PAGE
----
Mazin Kadhim, a 24-year-old refugee from Baghdad, implored Cornell students to pressure the American government to reform his country’s political system in his Monday lecture “Seeking a Voice: An Iraqi Perspective on Iraq” at Rockefeller Hall.
“Today, from the face of the Iraqi people, I ask you all for help,” Kadhim said, speaking through a translator.
Kadhim migrated to America seven months ago. While in Iraq, he lost two uncles, a cousin and eight friends, and he came “very close to death” himself. Years of oppressive regimes and international warfare in his country left him “dead without my family and my country,” he said.
Jake Arem ’11, vice-president of Tzedek — a Jewish social justice organization — was studying abroad in Jordan last year when he first met Kadhim, who was helping run a school for Iraqi refugee children. He said he brought Kadhim to campus because raising awareness among Cornell students was crucial to helping the Iraqis.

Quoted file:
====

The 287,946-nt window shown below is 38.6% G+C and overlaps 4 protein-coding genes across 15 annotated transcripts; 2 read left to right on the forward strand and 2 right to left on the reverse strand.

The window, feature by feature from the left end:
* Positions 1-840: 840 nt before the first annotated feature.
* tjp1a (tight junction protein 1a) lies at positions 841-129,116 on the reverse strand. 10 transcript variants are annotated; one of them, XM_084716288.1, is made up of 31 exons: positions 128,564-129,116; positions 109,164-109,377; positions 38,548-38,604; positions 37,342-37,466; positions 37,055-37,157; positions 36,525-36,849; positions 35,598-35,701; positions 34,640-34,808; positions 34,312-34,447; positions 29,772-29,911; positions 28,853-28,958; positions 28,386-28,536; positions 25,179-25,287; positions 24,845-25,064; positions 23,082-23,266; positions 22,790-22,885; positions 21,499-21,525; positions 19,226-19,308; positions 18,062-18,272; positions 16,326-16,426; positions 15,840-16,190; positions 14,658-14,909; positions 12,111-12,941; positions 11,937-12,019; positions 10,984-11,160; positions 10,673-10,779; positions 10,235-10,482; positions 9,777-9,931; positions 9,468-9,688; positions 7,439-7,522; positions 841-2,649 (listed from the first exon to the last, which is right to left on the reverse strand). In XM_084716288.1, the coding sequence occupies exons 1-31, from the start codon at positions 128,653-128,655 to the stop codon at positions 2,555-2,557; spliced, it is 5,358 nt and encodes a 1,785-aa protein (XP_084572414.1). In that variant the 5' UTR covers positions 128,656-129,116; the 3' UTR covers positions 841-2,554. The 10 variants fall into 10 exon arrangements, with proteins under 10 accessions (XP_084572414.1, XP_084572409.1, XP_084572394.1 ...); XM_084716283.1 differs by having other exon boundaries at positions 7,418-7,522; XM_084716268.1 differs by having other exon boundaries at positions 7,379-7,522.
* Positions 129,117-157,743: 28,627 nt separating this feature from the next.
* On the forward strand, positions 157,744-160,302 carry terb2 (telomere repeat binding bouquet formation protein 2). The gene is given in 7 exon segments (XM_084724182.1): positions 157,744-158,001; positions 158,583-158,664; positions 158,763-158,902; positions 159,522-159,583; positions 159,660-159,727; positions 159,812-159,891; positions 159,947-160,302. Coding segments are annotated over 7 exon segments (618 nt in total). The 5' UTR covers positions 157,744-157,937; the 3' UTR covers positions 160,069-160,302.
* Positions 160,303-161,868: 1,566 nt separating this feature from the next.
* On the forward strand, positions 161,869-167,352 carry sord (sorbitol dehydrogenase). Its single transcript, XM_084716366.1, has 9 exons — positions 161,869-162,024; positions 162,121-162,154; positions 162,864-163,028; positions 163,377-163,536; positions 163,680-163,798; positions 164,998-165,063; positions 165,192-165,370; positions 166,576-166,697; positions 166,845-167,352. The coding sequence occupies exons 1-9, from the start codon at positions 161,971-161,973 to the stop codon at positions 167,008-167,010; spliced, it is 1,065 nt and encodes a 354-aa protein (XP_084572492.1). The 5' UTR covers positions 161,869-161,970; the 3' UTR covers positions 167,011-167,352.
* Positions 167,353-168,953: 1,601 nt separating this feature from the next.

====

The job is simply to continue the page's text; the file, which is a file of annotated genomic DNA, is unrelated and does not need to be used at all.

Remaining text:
“I think it’s really important for us as Cornell students and Americans to know about this because we hear about it every day, but we don’t know what the Iraqi people think about Iran, the American government or the sanctions,” Arem said. “Madzin has an important story to tell.”
During the lecture, Kadhim traced his life in Iraq, explained the history of Iraq and discussed the problems faced by the Iraqi people.
“I die when I see politicians sitting in castles while my family is humiliated every day,” Kadhim said. “I die after seven years of liberation when my friends are homeless in neighboring countries; they don’t have electricity and are deprived of the simplest services, while at the same time, our government spends close to $400 billion. How much do the politicians want?”
Tracing the roots of his country’s turbulent political history, Kadhim said Iraq was “unfortunately, the country with the largest oil reserves in the world.”
Original Author: Akane Otani